Slumping Scott has 'tried everything'


DH is hitting .187 overall, .053 with runners in scoring position

May 03, 2010|By Jeff Zrebiec, The Baltimore Sun

NEW YORK — — With a tough left-hander in CC Sabathia on the mound Monday night for the New York Yankees, Luke Scott probably wouldn't have been in the lineup even if he were swinging the bat well.

But whether it is a right-handed or left-handed pitcher going for the opposing team these days, the results have been the same for Scott, a notoriously streaky hitter who is the midst of one of the most difficult slumps of his career — one that is showing no signs of lifting.

"It would be to our benefit if he would get going," Orioles manager Dave Trembley said. "This has been one of the most prolonged slumps. It looks like there's a lot of checked swings. It looks like there's a lot of indecision of whether to swing or not. When he's going real good, it doesn't matter if he's [facing] right or left[-hander]. He hits the ball to left-center field, and I have not seen that. He's taking the good ones, and he's missing the pitches he should hit."

Scott entered Monday night's series opener at Yankee Stadium hitting just .187 (14-for-75) with three homers and eight RBIs in 23 games. But more concerning to the Orioles, Scott's struggles go well beyond just a sluggish start.

He is hitting .203 (59-for-291) since the All-Star break last year, and despite leading the club with 25 homers last year, Scott has just 10 homers and 34 RBIs in his past 85 games.

"I've tried everything that I know to do," Scott said. "I've worked my behind off in the cage. I've watched video. I've worked on things in batting practice. I just can't put my finger on it. It's tremendously frustrating for me as a player and as a man. You want to see the fruit of your hard work, your labor. But it's a test. It's one of the things that you don't want to go through."

Scott's personal frustration reached its peak in Sunday's victory over the Boston Red Sox, when he went 0-for-4 with three strikeouts, including two with the bases loaded and fewer than two outs. That extended his slump to 3-for-22 (.136), and he has struck out eight times in his past 14 at-bats. He's also just 1-for-19 (.053) with runners in scoring position this season.

"My front side is leaking," Scott said. "In my mind, when I'm up there hitting, I'm like, 'All right, keep the front side in there,' and as soon as the ball comes out, it's going. For me, it's frustrating to the point where, like I said before, I lose sleep over of it."

Scott said he understands that he could potentially lose some at-bats if he doesn't break out of the slump soon.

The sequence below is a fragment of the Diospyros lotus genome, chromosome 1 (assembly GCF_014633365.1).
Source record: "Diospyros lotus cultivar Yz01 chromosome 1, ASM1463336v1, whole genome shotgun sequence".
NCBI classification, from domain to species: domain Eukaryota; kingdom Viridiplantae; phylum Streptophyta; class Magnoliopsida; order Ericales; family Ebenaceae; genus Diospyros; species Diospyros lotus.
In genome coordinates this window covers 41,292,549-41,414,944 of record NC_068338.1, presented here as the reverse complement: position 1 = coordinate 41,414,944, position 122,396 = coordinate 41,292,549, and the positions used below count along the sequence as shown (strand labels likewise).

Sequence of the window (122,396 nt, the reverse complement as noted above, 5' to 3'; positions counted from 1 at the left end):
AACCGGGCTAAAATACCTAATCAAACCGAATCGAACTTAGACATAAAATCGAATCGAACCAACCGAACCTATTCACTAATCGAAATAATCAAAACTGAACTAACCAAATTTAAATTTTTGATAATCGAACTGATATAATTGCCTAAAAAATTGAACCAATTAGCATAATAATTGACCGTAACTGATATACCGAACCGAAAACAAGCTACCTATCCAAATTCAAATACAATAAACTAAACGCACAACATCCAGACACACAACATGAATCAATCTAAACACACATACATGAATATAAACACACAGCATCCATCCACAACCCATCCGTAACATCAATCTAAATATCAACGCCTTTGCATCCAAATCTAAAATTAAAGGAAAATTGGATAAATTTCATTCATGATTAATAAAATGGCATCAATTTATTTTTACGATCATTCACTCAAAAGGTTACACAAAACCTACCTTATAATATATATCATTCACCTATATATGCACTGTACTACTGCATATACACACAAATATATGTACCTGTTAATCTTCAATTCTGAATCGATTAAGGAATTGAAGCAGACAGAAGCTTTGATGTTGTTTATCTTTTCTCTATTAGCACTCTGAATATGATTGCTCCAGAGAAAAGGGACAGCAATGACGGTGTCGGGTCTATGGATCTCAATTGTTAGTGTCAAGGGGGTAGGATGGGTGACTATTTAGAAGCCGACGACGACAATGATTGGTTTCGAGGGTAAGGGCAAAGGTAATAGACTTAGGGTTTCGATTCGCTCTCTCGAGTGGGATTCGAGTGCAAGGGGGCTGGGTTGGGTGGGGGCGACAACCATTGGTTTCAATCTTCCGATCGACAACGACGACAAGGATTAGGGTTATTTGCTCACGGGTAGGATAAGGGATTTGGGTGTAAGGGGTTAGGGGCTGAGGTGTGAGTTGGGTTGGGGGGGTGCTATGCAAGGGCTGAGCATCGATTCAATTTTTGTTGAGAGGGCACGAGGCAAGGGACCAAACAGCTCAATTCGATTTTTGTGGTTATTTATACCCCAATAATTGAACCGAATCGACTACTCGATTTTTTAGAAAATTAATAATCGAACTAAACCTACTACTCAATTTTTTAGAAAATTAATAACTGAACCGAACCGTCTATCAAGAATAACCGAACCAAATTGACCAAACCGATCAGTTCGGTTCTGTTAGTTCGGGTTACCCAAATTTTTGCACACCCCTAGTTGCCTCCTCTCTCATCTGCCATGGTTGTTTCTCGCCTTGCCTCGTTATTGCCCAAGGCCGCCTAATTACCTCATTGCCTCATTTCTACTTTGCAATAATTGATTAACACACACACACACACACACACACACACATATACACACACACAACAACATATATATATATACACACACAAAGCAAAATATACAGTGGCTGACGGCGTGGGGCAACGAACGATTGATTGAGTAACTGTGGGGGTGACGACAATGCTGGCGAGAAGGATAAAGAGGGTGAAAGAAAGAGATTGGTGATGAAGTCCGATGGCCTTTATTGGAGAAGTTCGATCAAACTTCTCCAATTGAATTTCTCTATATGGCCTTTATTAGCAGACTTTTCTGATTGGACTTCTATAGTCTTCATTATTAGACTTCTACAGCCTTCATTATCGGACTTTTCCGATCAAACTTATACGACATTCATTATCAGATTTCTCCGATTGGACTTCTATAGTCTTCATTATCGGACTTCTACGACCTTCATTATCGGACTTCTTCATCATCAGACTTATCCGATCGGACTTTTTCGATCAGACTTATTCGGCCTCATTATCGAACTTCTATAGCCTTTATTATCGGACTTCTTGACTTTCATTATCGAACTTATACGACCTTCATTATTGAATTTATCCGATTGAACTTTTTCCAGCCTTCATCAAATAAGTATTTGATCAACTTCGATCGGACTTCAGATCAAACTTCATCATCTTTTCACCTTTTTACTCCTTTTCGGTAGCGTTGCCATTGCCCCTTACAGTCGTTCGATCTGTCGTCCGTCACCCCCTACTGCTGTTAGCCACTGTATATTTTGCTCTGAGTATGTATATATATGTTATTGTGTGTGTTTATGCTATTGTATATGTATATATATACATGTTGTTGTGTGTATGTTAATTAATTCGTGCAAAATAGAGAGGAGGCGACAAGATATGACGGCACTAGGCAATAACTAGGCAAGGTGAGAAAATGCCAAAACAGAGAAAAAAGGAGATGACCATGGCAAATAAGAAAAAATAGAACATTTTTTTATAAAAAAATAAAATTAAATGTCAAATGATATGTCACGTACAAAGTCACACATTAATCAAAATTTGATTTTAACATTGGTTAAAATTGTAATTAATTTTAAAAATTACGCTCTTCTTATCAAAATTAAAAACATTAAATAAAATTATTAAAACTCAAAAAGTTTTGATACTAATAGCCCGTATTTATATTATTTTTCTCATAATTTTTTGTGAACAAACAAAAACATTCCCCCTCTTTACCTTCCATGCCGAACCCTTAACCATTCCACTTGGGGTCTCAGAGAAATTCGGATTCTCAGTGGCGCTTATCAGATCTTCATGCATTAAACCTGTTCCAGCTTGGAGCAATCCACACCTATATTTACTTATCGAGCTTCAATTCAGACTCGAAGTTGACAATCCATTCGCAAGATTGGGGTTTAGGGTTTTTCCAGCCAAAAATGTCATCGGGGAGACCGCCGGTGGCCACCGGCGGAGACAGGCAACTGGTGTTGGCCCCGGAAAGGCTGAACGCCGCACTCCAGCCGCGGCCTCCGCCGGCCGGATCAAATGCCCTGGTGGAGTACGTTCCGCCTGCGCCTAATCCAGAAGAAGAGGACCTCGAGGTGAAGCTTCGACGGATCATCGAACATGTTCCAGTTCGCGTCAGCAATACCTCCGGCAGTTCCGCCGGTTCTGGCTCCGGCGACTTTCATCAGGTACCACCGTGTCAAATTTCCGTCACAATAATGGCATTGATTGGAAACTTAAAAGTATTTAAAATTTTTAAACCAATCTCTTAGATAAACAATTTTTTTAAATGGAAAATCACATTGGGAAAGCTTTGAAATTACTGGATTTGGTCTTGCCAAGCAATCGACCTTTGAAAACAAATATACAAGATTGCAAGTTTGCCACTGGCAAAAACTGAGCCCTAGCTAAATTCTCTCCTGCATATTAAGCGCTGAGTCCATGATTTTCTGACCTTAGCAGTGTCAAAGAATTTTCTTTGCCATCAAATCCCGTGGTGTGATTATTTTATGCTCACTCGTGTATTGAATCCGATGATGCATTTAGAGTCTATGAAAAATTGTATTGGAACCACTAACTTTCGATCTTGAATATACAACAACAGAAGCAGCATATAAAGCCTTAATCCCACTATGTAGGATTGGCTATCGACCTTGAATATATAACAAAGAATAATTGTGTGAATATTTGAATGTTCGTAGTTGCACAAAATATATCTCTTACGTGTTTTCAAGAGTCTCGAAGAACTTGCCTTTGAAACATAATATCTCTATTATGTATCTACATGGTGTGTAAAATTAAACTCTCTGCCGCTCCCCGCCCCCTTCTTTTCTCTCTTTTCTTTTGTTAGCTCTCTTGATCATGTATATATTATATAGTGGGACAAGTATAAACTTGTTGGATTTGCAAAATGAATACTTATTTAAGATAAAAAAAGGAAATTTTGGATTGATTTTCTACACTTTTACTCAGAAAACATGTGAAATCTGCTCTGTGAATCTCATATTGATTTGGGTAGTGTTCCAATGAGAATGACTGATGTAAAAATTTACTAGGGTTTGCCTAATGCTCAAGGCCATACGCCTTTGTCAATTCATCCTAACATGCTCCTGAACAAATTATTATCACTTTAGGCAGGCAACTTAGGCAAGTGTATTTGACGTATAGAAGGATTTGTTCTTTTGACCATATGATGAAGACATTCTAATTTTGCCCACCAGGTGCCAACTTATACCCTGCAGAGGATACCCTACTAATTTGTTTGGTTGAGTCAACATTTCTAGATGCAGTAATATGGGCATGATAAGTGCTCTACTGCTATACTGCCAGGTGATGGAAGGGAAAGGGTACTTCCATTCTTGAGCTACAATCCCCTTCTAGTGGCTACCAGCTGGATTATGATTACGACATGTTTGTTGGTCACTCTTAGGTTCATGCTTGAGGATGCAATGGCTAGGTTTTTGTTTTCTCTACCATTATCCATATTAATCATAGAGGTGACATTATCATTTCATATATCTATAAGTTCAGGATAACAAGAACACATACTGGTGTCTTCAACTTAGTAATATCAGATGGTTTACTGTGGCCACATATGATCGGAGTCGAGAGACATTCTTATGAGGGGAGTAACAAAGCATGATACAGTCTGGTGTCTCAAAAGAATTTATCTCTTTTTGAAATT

"I understand they need to put a winning ballclub on the field. Yes, personally, you have to get at-bats to get through this and to get better, but at the same time, it's a team game," Scott said. "The most important thing is the team and winning. Should I get opportunities? Yes. But at the same time, if I'm not in the lineup, should I throw chairs and get all upset? I have no right to because although my effort is there, I'm not performing."

Uehara won't be in N.Y.

Orioles reliever Koji Uehara, who made his second rehabilitation appearance for Triple-A Norfolk on Monday night, will take two days off. The earliest he would rejoin the club would be Thursday against the Minnesota Twins.

After throwing a scoreless inning for the Tides on Sunday, Uehara, who is on the disabled list with a strained left hamstring, pitched one scoreless inning against Scranton/Wilkes-Barre on Monday, allowing one hit, striking out one and throwing 12 of his 13 pitches for strikes. It was his fourth — and possibly last — rehab appearance.

"I don't know if that will happen yet," Trembley said. "We'll see after the reports we get tonight, and see where we go from there."

First is last

One of president of baseball operations Andy MacPhail's primary goals this offseason was to upgrade the offensive production at the first base spot, but that has not happened thus far with the addition of Garrett Atkins.

The Orioles have also used Scott, Rhyne Hughes and Ty Wigginton at first this season with mixed results. From the first base spot this season, the Orioles have gotten no home runs, 10 RBIs, a .247 batting average, a .270 on-base percentage and a .320 slugging percentage.

The Colorado Rockies and Cleveland Indians were the only other teams heading into Monday night that had not gotten a home run from their first baseman.

Around the horn

It was an interesting reunion Monday night at Yankee Stadium as three former members of the Orioles' brain trust were on hand in different capacities. Former executive vice president Mike Flanagan was broadcasting the game for the Mid-Atlantic Sports Network, former vice president Jim Beattie was scouting for the Toronto Blue Jays and their former manager Lee Mazzilli was in the area and stopped by the stadium to say hello to some friends. … Orioles pitching prospect Chris Tillman was named the International League Pitcher of the Week after throwing a no-hitter against Gwinnett on Wednesday. … Jake Arrieta (Triple-A Norfolk) and Ronnie Welty (Single-A Frederick) were named the organization's Pitcher and Player of the Month, respectively, for April.

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